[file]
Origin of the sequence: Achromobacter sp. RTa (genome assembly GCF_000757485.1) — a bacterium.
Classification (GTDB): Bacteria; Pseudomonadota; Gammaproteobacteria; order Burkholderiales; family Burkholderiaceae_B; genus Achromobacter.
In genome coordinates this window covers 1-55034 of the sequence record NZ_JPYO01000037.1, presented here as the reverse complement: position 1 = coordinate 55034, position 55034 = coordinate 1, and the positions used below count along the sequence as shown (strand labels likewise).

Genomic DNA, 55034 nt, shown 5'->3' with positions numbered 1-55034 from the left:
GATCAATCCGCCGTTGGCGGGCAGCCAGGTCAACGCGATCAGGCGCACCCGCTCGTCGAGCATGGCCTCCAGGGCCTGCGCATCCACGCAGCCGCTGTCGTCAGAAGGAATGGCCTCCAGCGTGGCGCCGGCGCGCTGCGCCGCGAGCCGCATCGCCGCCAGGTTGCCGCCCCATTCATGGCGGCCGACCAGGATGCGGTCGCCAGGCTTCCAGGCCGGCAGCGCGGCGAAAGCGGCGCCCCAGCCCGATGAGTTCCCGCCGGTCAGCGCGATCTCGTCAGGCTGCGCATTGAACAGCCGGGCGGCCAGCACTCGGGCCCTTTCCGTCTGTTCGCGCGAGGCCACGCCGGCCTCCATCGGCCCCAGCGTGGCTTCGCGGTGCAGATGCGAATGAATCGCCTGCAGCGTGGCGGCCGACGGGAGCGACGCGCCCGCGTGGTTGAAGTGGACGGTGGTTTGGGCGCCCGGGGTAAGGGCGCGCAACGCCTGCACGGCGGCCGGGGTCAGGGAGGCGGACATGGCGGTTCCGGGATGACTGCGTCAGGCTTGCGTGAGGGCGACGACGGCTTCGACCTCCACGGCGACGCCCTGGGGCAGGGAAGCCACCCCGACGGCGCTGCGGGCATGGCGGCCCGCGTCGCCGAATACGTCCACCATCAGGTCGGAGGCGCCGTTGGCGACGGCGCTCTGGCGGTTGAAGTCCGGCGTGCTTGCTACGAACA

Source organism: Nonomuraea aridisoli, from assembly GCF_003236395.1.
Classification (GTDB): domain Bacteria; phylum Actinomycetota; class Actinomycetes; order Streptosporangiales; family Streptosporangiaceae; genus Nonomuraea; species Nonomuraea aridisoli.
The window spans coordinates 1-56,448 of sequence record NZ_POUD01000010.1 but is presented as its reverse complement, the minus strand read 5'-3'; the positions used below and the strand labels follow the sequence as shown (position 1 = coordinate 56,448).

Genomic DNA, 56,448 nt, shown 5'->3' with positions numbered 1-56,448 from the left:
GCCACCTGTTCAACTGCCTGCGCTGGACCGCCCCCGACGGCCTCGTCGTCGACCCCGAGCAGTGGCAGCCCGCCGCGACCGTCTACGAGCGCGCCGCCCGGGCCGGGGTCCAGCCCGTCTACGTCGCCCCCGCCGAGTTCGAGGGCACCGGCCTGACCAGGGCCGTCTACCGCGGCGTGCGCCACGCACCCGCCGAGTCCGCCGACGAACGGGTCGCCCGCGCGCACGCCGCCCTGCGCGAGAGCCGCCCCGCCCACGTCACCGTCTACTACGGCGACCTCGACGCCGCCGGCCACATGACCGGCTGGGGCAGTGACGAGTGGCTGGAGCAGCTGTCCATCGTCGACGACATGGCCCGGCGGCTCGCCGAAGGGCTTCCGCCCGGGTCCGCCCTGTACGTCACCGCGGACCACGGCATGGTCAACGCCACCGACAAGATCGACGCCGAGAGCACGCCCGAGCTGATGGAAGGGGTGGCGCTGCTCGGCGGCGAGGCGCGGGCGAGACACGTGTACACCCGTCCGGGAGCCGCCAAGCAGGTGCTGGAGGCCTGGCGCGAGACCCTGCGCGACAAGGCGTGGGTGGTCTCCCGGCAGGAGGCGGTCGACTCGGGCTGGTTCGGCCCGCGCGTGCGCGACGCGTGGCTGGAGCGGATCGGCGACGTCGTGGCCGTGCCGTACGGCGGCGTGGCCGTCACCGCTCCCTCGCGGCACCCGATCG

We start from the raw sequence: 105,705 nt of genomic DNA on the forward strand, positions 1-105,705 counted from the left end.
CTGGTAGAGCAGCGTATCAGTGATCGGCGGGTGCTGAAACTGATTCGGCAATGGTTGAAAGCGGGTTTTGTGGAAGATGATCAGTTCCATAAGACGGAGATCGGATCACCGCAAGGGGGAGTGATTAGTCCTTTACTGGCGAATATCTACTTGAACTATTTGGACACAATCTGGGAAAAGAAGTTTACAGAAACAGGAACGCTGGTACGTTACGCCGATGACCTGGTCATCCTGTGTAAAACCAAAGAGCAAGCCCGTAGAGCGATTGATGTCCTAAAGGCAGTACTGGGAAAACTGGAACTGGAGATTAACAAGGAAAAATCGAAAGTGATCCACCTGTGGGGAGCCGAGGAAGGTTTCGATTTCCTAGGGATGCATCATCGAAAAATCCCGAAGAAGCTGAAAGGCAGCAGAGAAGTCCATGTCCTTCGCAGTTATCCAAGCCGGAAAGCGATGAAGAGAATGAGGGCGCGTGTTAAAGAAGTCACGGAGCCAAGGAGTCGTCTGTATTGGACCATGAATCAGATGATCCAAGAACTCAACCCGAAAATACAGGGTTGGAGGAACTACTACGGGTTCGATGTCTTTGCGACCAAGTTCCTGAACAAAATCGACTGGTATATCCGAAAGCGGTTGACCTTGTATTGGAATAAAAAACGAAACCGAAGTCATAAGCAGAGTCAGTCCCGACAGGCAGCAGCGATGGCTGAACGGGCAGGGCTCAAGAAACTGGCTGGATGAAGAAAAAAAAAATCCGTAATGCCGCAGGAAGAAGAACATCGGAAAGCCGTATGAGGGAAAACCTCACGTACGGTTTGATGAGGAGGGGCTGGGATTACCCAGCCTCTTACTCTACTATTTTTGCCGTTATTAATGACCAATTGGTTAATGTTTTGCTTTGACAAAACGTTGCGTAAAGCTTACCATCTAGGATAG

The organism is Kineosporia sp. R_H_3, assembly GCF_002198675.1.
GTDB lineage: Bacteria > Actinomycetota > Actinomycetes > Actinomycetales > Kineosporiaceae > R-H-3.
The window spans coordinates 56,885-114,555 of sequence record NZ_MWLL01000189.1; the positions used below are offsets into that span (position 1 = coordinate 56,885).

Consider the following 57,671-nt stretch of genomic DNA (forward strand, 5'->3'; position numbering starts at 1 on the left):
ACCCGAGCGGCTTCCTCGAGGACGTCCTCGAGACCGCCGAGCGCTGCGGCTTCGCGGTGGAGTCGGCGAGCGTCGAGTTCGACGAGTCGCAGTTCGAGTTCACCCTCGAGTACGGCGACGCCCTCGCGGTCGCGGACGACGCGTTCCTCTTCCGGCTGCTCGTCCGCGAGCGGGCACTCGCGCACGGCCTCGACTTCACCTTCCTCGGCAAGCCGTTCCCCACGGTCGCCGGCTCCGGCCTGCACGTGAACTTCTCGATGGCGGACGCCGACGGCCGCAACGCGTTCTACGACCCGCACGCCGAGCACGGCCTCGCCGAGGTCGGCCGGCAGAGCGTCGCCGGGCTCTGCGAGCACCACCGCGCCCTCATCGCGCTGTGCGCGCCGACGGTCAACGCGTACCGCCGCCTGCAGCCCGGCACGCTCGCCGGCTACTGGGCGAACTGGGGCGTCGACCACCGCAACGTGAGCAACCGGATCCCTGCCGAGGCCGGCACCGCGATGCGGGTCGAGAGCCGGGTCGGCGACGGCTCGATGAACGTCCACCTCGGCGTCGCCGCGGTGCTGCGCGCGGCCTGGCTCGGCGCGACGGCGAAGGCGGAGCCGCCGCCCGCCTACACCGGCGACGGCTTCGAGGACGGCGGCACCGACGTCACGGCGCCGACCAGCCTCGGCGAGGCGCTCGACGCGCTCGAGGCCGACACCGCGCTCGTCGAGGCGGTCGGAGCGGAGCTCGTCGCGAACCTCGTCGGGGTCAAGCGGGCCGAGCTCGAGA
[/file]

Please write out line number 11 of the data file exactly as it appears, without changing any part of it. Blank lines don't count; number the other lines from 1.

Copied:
We start from the raw sequence: 105,705 nt of genomic DNA on the forward strand, positions 1-105,705 counted from the left end.